A win is a win and Cambodia go into next week's away leg in China with a 3-1 advantage after overpowering the minnows from Macau in the 2nd half of this afternoon's AFC Challenge Cup qualifying encounter. In front of an expectant home crowd, the Cambodians started nervously and couldn't get the all-important first goal to settle their butterflies. Macau sat back and allowed Cambodia to play, and found the home side bereft of ideas on how to break down their defensive game plan. Both of the main strikers missed great opportunities in the first half. Kouch Sokumpheak blazed over the bar when well-placed on 18 minutes and then didn't get the connection he wanted when he poked the ball past the Macau keeper after 38 minutes. Sam El Nasa, more guile than speed these days, was guilty of wasting a guilt-edged chance on two minutes when he bent down low and headed over the bar from close in, and then sent a free header wide of the upright when it looked easier to score, with a couple of minutes to the break. The chubby Macau stopper Chon Kit Leong pulled off a great save to deny Khuon Laboravy in the 13th minute, when the winger got a great connecting header to Sokumpheak's fizzed cross, only to see the keeper deny him with a superb one-handed save. More huffing and puffing from Cambodia, who found it hard to get the ball down on a bobbly pitch, but they had keeper-captain Ouk Mic to thank on 27 minutes when Chi Che found room at a corner to get in a shot, which Mic did well to smother. All square at the interval.

Within 14 minutes of the 2nd half, the complexion of the game had changed dramatically, with Cambodia ahead 3-nil and Macau finally succumbing to the relentless Cambodian pressure. It began within three minutes of the restart when Sam El Nasa jumped with defender Pak Lao and appeared to get the final touch to Sun Sopanha's dangerous corner for the 1st goal. The relief so quickly after the break was there for all to see. Five minutes later, El Nasa had netted a 2nd goal and Cambodia were cruising. Chhun Sothearath and Kouch Sokumpheak combined to send the latter racing to the bye-line and his perfect cross onto the head of El Nasa was easy pickings for the veteran. A minute before the hour mark, Khuon Laboravy made up for a poor missed chance moments before, by racing onto a defence-splitting Sun Sopanha pass and firing past the keeper from 12 yards out. Cambodia had the cushion they'd been seeking all game and the frustration was effectively over. A rash of substitutes did nothing for the game as a spectacle but Macau posted notice when sub Ka Hang Leong weaved his way past three ineffectual tackles and stung Mic's fingers, before the same player got a steal on his marker to a Wai Tong Ho free-kick and headed the ball firmly past Ouk Mic and inside the post, eleven minutes from time. It was a poor goal to concede and one which the South Korean coach won't be happy with. In time added on, and with fresh legs in the line up, Sokngorn gave Sokumpheak room to drill the ball against the cross-bar from 15 yards out, which brought the game to a close and a 3-1 victory for Cambodia to take to the second leg, and favourites to progress to the group stage of the Challenge Cup competition. It was an easy win for the home country, who'll be cheesed that they didn't inflict a heavier defeat on the visitors, especially as Macau didn't really kick-off their interest in the game until they were 3-nil down and their only bright spark was Ka Hang Leong's direct play in the final twenty minute.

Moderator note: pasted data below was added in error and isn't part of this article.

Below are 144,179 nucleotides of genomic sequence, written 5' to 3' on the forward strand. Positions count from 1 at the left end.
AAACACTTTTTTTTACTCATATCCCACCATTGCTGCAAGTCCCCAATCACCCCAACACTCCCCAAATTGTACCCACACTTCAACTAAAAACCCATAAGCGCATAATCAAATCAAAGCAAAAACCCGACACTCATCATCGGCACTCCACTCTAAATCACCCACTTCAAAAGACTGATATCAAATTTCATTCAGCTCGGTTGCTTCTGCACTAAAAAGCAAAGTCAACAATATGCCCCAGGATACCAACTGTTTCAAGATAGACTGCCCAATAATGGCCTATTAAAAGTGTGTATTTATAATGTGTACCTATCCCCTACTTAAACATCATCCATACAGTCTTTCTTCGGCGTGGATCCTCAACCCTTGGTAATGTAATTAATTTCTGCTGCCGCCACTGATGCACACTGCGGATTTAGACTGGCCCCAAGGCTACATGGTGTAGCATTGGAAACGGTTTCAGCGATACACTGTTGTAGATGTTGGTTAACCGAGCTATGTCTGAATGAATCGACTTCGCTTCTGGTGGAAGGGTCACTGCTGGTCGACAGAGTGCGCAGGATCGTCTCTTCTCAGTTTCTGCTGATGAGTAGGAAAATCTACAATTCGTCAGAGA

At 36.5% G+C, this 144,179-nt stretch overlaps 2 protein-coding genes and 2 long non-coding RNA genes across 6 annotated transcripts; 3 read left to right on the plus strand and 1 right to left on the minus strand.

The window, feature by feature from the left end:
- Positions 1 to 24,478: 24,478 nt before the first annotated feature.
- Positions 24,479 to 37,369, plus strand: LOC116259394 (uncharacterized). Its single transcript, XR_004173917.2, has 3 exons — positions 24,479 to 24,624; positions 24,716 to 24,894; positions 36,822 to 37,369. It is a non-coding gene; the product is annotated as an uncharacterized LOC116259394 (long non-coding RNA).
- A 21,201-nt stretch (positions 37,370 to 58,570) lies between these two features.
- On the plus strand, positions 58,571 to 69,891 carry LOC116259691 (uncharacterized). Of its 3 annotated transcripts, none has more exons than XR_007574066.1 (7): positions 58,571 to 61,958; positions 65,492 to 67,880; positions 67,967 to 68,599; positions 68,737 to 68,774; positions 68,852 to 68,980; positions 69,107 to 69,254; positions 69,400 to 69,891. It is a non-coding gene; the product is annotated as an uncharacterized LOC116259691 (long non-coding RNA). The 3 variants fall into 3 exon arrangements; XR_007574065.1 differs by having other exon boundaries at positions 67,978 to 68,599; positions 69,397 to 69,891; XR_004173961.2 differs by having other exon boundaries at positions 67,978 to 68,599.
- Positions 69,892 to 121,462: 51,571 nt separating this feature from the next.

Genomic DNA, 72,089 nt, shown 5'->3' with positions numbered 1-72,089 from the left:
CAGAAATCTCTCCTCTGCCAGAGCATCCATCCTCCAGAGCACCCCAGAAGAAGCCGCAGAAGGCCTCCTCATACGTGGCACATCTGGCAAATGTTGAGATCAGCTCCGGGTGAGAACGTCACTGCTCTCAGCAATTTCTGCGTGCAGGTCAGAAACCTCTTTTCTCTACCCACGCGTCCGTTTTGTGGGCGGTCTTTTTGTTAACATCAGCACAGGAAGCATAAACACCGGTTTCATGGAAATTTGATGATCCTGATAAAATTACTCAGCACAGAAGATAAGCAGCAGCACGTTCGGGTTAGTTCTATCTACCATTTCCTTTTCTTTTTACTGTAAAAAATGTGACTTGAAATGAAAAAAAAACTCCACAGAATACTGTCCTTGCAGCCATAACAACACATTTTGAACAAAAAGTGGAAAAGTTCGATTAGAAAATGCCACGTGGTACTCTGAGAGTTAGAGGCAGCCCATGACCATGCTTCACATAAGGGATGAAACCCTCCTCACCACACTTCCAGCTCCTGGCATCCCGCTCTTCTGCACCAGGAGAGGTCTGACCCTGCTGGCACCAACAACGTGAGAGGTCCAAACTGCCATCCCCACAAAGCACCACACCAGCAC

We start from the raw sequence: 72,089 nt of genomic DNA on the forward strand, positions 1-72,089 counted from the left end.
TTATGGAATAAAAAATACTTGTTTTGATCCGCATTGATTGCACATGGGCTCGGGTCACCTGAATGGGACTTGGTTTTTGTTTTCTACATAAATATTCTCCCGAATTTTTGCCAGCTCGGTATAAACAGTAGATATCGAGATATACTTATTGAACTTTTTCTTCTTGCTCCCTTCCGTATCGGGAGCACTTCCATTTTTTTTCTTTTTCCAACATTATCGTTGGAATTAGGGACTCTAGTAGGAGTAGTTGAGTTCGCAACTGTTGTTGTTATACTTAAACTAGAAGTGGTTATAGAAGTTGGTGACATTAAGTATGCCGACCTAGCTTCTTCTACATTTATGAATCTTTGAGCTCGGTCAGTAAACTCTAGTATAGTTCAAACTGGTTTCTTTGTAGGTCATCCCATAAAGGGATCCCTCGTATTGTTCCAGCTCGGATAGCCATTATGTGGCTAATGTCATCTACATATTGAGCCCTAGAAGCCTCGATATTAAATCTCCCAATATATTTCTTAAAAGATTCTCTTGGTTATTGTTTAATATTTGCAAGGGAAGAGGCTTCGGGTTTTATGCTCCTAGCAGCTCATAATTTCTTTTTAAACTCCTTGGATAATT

Cambodia's line-up: Mic, Raksmey, Narith, Tiny, Piseth, Sothearath, Sopanha, Laboravy (C Rithy 69), PM Udom (Sokngorn 61), El Nasa (Srey Veasna 77), Sokumpheak. Subs not used: Bunchhay, Pancharong, T Udom, Pheng. Bookings: Raksmey (52, trip).
Two headed goals from veteran striker Sam El Nasa earned Cambodia their 3-1 success